Picture football without kick-offs or onside kicks, two staples of the sport since it was created in the late 19th century, and then picture the results it can have for player health.
There is only one league in America that knows the answer to that, and it so happens to be endemic to one part of the local football scene. For the Metropolitan Independent Football League, the decision was no coincidence because it may literally be saving lives.
The need for change was clear to Riverdale Country Athletics Director John Pizzi, citing the new set of rules as something that could “change football in America.” Now in his 11th year heading up Riverdale Athletics, Pizzi had a firsthand look of the high frequency of concussions among other injuries that mounted for the varsity football team at Riverdale in 2018. The injury bug got so bad that Pizzi and then-head coach Phil Treglia had to pull the plug on their season ahead of a playoff game against Long Island Lutheran.
“We had under 20 healthy players, about half of whom never had significant minutes in a varsity game,” Pizzi said. “After the seasons ended we had to take a strong look at what we needed to do to keep the program going.”
Pizzi sought out Chris Nowinksi, PhD, a former Harvard football player and WWE wrestler, who became an expert in the field of neuroscience after developing post-concussion syndrome from a wrestling injury in 2003. What followed was a deep dive between Riverdale and The Concussion Legacy Foundation, a nonprofit created by Nowinski that served as the data hub for the project.
“I explained the situation and said ‘you and I need to figure this out and I want to change football in America,” Pizzi says. “He kind of laughed and I said ‘no, I’m serious.’”
With the help of data scientists, they scoured over data and found trends from every level of football that exists.
The research lasted for a year and a half and even enlisted the help of three brothers at Riverdale who played football and developed a passion for making the game safer. What they extracted put their concerns into a full lens view: head injuries in football are a growing problem only getting worse, chief among them being chronic traumatic encephalopathy, or CTE.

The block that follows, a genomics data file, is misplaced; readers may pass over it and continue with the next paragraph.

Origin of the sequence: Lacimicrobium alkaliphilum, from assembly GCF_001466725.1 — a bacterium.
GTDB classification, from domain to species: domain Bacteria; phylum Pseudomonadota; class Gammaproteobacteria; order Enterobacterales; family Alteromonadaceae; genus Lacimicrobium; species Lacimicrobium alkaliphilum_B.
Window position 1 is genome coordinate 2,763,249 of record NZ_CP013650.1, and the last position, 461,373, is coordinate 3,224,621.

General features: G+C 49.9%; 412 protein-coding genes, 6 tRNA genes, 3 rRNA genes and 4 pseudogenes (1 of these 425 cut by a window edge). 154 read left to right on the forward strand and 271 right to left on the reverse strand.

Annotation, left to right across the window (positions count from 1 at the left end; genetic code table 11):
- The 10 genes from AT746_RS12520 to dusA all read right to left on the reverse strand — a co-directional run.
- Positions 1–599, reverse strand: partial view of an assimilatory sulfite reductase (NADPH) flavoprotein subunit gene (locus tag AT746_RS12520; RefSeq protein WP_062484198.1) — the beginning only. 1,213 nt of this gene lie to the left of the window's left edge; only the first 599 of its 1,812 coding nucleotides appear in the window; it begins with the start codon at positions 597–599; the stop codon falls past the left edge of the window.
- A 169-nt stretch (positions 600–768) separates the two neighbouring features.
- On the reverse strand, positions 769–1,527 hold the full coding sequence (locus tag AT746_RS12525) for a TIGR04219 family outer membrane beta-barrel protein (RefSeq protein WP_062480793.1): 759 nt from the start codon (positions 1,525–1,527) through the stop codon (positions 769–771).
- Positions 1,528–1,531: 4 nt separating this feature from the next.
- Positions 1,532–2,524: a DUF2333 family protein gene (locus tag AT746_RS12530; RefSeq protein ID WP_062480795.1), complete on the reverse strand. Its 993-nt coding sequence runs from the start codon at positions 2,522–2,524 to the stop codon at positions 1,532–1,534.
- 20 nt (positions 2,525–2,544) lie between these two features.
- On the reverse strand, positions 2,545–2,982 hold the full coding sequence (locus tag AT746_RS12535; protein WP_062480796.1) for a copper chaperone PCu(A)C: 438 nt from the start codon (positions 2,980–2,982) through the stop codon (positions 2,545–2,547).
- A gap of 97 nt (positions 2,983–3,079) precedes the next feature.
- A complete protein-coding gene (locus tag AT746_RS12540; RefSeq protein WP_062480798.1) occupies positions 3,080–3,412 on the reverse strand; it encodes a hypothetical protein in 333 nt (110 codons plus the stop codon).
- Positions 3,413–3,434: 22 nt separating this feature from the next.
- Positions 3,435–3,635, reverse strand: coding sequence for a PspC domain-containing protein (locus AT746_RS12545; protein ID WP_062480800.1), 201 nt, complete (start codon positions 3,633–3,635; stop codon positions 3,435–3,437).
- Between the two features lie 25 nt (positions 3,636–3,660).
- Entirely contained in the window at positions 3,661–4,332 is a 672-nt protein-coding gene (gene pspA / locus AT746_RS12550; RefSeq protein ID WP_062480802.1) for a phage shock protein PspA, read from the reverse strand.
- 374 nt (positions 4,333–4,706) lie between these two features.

Pizzi and his team presented their findings to league officials with about a dozen ideas of how they can do it right.
They settled on eliminating the kick-offs because of the potential for injuries surrounding them.
A study done by Ivy League researchers in 2015 found that although kick-offs account for only 6 percent of plays, they contribute to 21 percent of concussions in football.
“Typically you are not having your best athletes on special teams so the chances for injuries are higher,” Pizzi said.
The cohort needing the most convincing were the coaches, who had to adjust without the fundamental concept of kick returns. However, there was one common theme that loomed large.
“Some of the coaches were a little skeptical of the ideas,” Pizzi said. “But I think the majority of them had safety as the number one priority.”
Pizzi was grateful for the support of Riverdale administrators throughout the process. And by the time the 2021 season came around, three rule changes took over in full force around the league. In addition to eliminating the kick-offs and onsides kicks, full-contact practices during preseason were restricted to six hours and then to 15 minutes per week during the Fall season. Protocols also called for every team to provide ambulances to transport injured players to and from the hospitals. Full medical staff line each sideline as well.
This simple, yet seemingly drastic departure from the norms of football led to a 33 percent decrease in concussions.
The benefits extend to how coaches coach, too. They are being able to emphasize technique in tackling over brute strength. For Riverdale football coach Brendan Connolly, it makes his job easier to teach players who already like to think.
“At a school like Riverdale all the pressure is with academics,” said Connolly, who recently completed his second season. “One of the things we hear from kids who play for the first time is not knowing how mental football is, which for our population is an even better thing because they’re appreciating the cerebral side of the game.”
The complexion of field position is relative to your own 35-yard-line, where every possession starts instead of the kick-off. And in crunch time, the onus is on the offense to convert a 4th down and 12 yards from their own 40-yard-line to simulate the feel of an onside kick since it is off limits. The conversion automatically leads to having the ball on the opponent’s 48-yard-line no matter how many extra yards are picked up.
Then, vice versa on a failed conversion.
“Fourth-and-12 is much easier to convert than an onside kick,” Connolly said. “It’s a much higher probability.”
There could be added tweaks on the fly to improve the overall mission of keeping players healthy, Pizzi says, but nothing too crazy not to disrupt from the headway already made and to keep parents happy. Last year, 44 boys at Riverdale came out to play football, which was the largest amount in at least a decade. The rules changes have taken one league by storm, and now the goal is to spread it all over.
“Riverdale is focused on getting information out to the rest of the country and to target and let people know that these minor changes do not affect the game of football,” Pizzi said.